Automation saves time and therefore money. However, you have to ask yourself if it’s worth spending hours writing a complex and long script. In the worst case you might end up wasting instead of saving time. Thankfully most programming related tasks can be automated very quickly and each language or framework often has documentation on how to get you up and running.
This is sadly not often the case when it comes to game development. Popular engines like Unreal Engine and Unity have automation tools1 and documentation for automating the build process but less popular ones such as RPG Maker don’t have those.
In this post I will explain what CI/CD means and how to set up a pipeline for RPG Maker MV/MZ with rpgmpacker. A big chunk of this post is explaining CI/CD and how RPG Maker MV/MZ works, if you just want to go to the practical part click here.
CI/CD for non-programmers
RPG Maker is very non-programmer friendly, and you can easily end up not having to write a single line of code when creating a game with it. For this reason I want to make sure we all have the same base level understanding of CI/CD before continuing. That being said, I expect you to know about version control with git so make sure to watch these two amazing videos by Fireship if you are unfamiliar with it:
Let’s get started with Continuous Integration which means running a pipeline on every change you commit to a repository. This pipeline consists of one or multiple jobs where one job could be running some tests or building the project. If you run the tests on every change then you can easily track down the commit where a bug was introduced to the codebase. A common pipeline would look like this:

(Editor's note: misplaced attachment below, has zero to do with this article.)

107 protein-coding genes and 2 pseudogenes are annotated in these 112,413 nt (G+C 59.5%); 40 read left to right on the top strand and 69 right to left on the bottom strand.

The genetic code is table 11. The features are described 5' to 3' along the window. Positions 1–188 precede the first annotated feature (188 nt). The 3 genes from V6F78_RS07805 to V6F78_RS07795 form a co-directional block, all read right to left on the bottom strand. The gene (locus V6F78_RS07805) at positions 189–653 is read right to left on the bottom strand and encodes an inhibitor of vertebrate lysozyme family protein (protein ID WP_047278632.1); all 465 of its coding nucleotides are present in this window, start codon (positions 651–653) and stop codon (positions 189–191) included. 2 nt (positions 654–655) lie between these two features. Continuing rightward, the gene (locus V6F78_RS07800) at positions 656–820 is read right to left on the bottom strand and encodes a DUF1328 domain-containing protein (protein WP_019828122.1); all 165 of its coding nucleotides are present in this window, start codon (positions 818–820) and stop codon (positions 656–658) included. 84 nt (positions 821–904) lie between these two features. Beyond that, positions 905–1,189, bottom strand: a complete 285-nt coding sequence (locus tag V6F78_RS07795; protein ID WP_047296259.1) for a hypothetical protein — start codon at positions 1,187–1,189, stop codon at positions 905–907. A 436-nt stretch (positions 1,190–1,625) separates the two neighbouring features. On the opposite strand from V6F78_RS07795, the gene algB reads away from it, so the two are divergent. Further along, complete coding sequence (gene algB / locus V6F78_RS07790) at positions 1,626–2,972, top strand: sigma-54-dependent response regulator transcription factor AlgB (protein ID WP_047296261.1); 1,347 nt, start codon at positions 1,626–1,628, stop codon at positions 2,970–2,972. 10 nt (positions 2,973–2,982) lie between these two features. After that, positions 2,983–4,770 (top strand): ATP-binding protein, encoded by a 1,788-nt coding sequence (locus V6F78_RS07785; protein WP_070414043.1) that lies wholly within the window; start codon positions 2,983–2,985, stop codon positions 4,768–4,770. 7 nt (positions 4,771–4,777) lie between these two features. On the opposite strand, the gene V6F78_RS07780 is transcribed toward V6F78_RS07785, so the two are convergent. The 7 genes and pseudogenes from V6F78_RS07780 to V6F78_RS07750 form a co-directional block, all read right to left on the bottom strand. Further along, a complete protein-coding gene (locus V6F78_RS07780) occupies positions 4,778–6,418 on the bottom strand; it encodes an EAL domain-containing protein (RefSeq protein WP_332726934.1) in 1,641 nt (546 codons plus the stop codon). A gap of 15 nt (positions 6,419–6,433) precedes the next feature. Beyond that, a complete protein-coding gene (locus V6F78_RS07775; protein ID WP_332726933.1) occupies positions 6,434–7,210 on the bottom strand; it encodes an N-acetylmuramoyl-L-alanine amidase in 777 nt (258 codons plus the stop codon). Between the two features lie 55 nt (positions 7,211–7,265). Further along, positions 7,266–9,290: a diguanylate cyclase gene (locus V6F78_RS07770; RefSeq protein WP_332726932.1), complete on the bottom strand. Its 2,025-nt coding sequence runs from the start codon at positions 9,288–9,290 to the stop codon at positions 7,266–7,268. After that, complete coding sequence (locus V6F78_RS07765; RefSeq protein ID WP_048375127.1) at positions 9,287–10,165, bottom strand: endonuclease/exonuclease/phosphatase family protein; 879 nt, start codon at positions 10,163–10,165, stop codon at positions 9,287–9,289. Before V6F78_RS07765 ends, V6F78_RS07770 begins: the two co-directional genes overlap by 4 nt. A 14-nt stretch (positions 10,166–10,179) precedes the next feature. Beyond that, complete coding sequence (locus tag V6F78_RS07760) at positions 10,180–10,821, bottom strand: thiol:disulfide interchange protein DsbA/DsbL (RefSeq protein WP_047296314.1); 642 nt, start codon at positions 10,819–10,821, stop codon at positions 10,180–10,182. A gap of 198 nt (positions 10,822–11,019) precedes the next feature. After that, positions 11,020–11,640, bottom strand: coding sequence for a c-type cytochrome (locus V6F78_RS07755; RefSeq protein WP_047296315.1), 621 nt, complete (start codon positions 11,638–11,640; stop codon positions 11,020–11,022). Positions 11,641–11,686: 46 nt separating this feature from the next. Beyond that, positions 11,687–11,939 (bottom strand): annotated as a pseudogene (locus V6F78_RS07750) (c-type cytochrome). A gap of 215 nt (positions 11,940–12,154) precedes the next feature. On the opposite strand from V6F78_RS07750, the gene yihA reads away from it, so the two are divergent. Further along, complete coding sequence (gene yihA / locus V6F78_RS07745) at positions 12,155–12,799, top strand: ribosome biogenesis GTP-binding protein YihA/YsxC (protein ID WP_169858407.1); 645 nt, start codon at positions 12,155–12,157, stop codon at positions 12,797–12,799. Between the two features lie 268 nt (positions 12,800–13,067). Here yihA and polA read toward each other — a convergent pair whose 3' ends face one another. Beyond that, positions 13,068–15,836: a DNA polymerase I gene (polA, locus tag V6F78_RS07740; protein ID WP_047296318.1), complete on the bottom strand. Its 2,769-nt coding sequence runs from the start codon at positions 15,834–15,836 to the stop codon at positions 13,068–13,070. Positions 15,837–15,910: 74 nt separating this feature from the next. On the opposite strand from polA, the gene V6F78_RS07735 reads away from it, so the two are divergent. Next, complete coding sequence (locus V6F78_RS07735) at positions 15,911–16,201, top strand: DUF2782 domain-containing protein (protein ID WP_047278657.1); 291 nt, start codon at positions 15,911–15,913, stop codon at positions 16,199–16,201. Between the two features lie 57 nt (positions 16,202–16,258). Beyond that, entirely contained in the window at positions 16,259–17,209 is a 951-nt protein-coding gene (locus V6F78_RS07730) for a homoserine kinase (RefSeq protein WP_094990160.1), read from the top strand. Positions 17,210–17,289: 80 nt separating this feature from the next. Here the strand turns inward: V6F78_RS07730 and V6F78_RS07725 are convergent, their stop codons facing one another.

- setup (checkout, getting all the tools)
- running tests
- building the project
- uploading an artifact (fancy word for an archive containing the output)
The terminology can be different depending on your provider for example a pipeline on GitHub is called a workflow and each workflow has steps instead of jobs. They often mean the same thing so don’t let that confuse you.
Continuous Delivery is about delivering the artifact we produced previously. This artifact can be sent to testers, friends or the QA team. Continuous Deployment is also a thing and means actually deploying the artifact by uploading the next release of a game to itch.io or deploying the software to your servers.
Big studios often end up with huge pipelines because they have many employees and teams. They might have a CI pipeline that runs the tests and builds the project. The artifact would then send in a CD pipeline to the testers or QA team and when they approve of the build it gets released into the world. This is probably not the case for you or your team and most of the time you can combine all of this into one pipeline.
If you are curious how such a pipeline might look like, here is the GitHub Actions workflow file that builds (CI) and deploys (CD) this site to GitHub Pages on every push to the master branch:
RPG Maker MV/MZ manual export
This is the deployment window of RPG Maker MV which you can access in the editor under File -> Deployment. The major issue with this is the fact you have to use it at all. Software developers love the tools they can use from the command line because they can be easily accessed using a script.
Other engines like Unreal Engine have to compile code before deployment, but RPG Maker is very different: It’s only copying files from one place to another.